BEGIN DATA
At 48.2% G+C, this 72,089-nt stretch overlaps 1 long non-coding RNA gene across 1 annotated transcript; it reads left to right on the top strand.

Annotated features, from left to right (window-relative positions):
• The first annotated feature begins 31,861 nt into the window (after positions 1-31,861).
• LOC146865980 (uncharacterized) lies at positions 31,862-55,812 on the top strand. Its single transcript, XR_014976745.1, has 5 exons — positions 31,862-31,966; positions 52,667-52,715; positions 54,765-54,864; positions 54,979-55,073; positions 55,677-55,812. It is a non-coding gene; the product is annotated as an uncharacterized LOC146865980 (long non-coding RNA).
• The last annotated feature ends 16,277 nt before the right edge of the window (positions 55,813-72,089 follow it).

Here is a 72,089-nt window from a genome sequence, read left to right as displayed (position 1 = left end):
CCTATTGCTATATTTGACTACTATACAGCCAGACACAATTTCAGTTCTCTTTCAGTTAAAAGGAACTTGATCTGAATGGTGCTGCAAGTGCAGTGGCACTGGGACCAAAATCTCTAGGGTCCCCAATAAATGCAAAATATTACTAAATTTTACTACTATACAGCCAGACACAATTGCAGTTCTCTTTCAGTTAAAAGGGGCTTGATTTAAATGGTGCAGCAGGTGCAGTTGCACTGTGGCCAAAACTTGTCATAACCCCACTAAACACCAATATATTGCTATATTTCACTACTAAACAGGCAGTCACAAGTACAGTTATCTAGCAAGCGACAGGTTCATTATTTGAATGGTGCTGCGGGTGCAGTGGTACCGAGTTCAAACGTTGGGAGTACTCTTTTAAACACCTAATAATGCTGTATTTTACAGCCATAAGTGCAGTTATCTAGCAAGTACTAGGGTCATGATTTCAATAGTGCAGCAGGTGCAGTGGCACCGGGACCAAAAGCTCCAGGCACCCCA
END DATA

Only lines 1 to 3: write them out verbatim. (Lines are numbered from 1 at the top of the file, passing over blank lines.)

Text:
At 48.2% G+C, this 72,089-nt stretch overlaps 1 long non-coding RNA gene across 1 annotated transcript; it reads left to right on the top strand.

Annotated features, from left to right (window-relative positions):
• The first annotated feature begins 31,861 nt into the window (after positions 1-31,861).